Using Music in SRE lessons


Following on from a twitter discussion about the powerful effect of music and how this could be harnessed in health education,  the awesome and lovely @DrSchroe was kind enough to email me a list of suggestions around using music in SRE lessons.  I was so inspired by this I wanted to adapt it into a blogpost for you  (but Elizabeth deserves most of the credit for this post- all her fab suggestions are in italics! Thankyou so much!)

1.  Having music playing when students come in.  “Sounds so basic, but I’ve used music anywhere from just setting a welcoming environment, to having a song that’s a preview for the topic we’ll be discussing that day.  For example, I might have “She bop” by Cyndi Lauper or “I Touch Myself” by the Divynls playing if the topic is masturbation.  I do this with video clips, too.  Also, for students with the musical learning intelligence, it helps to focus them — we so overlook this intelligence when we educate, no matter what topic area it is!”.  

Music can be so effective as a mood setter. If I need the mood to be sombre and serious particularly if I am doing visualisations with the group around what it feels like to be LGBT or having a positive pregnancy or STI test then I might play something by Ludovico Einuadi- which is all instrumental. I especially like this one. Yann Tiersen is also good for these types of activities.  Remember though at the end of the activity it is important to also break a sombre mood created with a very upbeat song such as this or this.  I love the idea of using the song “I touch myself” to introduce the topic of masturbation with certain groups  and I might have to include that next time I teach it if appropriate for that group!  Other sex ed related songs you could think about using/discussing might be “every sperm is sacred”, or “let’s talk about sex”– do you any other suitable suggestions?  One I suggest you DEFINITELY DON’T USE use with young people (well unless you have a career ending death wish 😉 is Consolidated (featuring the Yeastie girls): You suck!

2.  Analyze the music, lyrics and video.  “One of the things I’ve noticed is that a lot of the times what is communicated through the video for a song is not what’s in the song itself.  The examples I’ll give you are outdated ones, but I’ll share them for context:  Madonna’s Express Yourself is a song about empowerment and strength, but the video is all about being trapped, chained, etc.  Another is “The Reason” by Hoobastank — it’s a beautiful song about someone trying to be a better person for his partner — yet the video image is about a jewelry heist.  Talking about what the visual and music communicate then leads into discussions about relationships, communication or whatever the topic is that you’ll be discussing.

One thing I caution people about, though, is to not set up the students by showing them an image or listening to a song and labeling what they’ve seen or heard as negative.  This is really hard for me, especially when I use rap lyrics.  Every part of me wants to say, “Isn’t this SO misogynistic?” but that would shut them down.  So I ask them questions about how they feel about/react to it, which they gets us into our lesson on gender roles, norms, etc.”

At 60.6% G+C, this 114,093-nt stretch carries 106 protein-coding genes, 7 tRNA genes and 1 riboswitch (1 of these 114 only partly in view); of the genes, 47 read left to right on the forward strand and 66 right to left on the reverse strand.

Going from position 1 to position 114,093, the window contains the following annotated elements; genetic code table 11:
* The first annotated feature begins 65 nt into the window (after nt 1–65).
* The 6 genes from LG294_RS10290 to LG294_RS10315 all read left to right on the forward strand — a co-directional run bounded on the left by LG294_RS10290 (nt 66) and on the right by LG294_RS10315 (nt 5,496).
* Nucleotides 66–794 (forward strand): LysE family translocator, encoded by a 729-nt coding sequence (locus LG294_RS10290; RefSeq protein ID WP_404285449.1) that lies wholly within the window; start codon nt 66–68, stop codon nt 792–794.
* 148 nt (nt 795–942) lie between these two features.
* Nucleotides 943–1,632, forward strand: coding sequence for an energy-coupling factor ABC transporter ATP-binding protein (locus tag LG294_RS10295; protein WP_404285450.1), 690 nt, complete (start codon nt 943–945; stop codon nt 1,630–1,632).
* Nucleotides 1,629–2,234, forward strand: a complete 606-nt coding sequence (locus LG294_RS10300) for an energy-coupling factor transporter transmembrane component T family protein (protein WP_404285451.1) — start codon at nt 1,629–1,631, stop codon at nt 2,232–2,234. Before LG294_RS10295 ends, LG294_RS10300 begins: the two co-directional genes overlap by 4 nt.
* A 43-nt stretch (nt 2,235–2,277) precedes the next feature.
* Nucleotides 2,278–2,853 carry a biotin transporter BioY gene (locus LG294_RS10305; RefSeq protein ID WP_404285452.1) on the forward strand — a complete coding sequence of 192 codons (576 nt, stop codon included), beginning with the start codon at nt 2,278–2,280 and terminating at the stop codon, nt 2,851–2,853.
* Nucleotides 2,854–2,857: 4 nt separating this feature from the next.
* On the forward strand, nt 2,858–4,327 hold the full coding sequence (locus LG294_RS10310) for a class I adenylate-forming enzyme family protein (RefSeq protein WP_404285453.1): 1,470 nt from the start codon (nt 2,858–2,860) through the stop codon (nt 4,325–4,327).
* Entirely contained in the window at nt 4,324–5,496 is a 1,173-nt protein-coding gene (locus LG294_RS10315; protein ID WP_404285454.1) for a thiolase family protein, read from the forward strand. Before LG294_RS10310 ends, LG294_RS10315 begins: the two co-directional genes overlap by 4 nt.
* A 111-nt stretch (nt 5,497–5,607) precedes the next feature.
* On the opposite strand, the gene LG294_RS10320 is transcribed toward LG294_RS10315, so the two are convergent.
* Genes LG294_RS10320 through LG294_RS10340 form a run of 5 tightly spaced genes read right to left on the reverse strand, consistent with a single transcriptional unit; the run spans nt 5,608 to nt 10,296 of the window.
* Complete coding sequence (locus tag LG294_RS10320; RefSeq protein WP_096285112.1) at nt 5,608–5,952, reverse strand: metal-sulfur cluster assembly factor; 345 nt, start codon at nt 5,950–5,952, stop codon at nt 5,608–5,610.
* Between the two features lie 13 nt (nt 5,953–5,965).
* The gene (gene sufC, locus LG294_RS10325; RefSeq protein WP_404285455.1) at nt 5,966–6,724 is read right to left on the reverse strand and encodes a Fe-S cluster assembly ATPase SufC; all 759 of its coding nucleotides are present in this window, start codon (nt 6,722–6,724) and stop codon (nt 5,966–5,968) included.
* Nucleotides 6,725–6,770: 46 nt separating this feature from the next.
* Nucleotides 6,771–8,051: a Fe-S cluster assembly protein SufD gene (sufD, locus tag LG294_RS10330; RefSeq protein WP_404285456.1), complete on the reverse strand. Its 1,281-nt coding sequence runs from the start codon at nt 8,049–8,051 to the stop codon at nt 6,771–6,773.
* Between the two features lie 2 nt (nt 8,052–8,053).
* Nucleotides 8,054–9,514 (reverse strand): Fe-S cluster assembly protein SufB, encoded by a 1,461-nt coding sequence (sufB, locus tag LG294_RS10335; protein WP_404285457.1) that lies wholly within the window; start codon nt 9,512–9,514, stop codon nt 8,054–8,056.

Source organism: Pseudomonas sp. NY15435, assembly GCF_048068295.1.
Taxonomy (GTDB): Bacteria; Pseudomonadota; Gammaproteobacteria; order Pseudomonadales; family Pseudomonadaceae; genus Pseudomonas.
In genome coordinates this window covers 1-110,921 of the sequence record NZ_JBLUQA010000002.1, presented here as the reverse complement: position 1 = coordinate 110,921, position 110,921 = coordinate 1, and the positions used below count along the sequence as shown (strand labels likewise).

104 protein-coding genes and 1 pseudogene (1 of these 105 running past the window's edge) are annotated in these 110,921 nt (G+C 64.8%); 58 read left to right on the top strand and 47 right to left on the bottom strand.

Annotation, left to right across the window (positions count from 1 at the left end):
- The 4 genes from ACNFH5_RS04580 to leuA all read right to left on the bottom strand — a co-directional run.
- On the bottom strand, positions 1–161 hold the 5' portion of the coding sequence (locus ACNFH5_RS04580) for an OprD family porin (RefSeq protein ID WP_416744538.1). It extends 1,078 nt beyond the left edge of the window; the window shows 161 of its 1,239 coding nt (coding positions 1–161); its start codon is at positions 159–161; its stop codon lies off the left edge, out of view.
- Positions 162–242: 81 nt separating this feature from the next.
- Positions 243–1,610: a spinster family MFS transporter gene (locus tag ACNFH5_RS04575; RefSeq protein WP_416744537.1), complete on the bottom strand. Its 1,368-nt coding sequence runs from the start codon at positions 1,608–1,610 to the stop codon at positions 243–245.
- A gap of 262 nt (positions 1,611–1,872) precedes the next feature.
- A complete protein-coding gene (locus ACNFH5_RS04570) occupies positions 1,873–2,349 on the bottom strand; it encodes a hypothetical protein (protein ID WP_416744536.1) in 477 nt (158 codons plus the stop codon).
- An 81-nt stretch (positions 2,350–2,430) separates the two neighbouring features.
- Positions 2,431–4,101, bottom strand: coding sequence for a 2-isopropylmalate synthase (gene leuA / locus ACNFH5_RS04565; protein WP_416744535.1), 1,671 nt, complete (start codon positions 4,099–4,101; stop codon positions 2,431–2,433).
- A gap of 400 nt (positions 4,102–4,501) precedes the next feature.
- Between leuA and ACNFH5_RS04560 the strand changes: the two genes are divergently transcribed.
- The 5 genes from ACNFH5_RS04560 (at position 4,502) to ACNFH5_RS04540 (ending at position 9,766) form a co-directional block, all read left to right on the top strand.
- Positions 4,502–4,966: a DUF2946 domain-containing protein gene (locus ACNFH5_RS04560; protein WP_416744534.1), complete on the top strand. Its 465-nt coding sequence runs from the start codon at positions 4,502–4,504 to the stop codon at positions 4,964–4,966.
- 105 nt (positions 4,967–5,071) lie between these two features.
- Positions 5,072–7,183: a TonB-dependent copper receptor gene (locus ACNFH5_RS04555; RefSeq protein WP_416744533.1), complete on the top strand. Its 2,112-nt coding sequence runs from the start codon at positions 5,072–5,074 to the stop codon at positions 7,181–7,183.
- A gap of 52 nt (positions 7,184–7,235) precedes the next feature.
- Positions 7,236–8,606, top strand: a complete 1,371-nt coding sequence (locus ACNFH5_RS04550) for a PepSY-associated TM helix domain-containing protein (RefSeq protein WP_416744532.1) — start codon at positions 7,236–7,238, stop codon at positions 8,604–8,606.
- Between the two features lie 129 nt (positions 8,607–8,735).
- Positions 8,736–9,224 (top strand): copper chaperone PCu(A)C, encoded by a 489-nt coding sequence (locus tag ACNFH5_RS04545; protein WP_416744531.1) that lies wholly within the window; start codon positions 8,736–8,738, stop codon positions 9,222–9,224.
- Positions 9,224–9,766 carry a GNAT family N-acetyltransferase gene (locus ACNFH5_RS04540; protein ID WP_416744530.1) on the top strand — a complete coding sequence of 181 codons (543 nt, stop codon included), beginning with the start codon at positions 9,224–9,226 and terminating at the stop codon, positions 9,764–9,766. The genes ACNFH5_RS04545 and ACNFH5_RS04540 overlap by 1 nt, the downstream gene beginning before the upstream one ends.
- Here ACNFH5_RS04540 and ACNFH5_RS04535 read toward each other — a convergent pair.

Again I love this idea (any other video suggestions dear readers?) and think certain current artists- (eg. Rihanna) have a lot of video content that is definitely worth exploring and discussing with young people, to try and help them gain skills in critically analyse some of the explicit messages in the videos.

3.  Require them to integrate music into projects. ” A lot of times, this is a given — but if they are using technology anyway, or making a voiceover, or a video or a blog, etc., ask them to integrate music.  Sometimes, this can be connected to the topic — such as, “find me a song that communicates to me what you think a healthy relationship is” — or, it can be, “If you were mapping the path of an egg going down a fallopian tube, what kind of theme music would we hear?”  Makes it more fun and engaging — and is surprisingly revealing on how they think/feel about a particular topic.”

One thing we’ve done successfully on a vulnerable girls project I support is ask the girls to bring a piece of music that really speaks to them and do a short presentation about what the music is and why it means so much.  This really increased the girls confidence in sharing stuff as a group. A strong team bond was built from this and the deeper work around sex and relationships was much more effective as a result.

Developing educational materials using music “creating raps, songs, asking the room to write a song, create rhythms, etc.  It’s so creative, and again, gets them to think about the often overlooked musical intelligence.”

I think teachers often shy away from using music in lessons but getting students to create their own stuff is brilliant, for world AIDS day one year we had some really impressive poems, songs and raps written about how what the students had learned and how they felt about the pandemic.  Really impressive.

All in all I hope that provides you with some ideas about how to incorporate music into your SRE lessons. If you have other ideas please do share them, we’d love to hear them!

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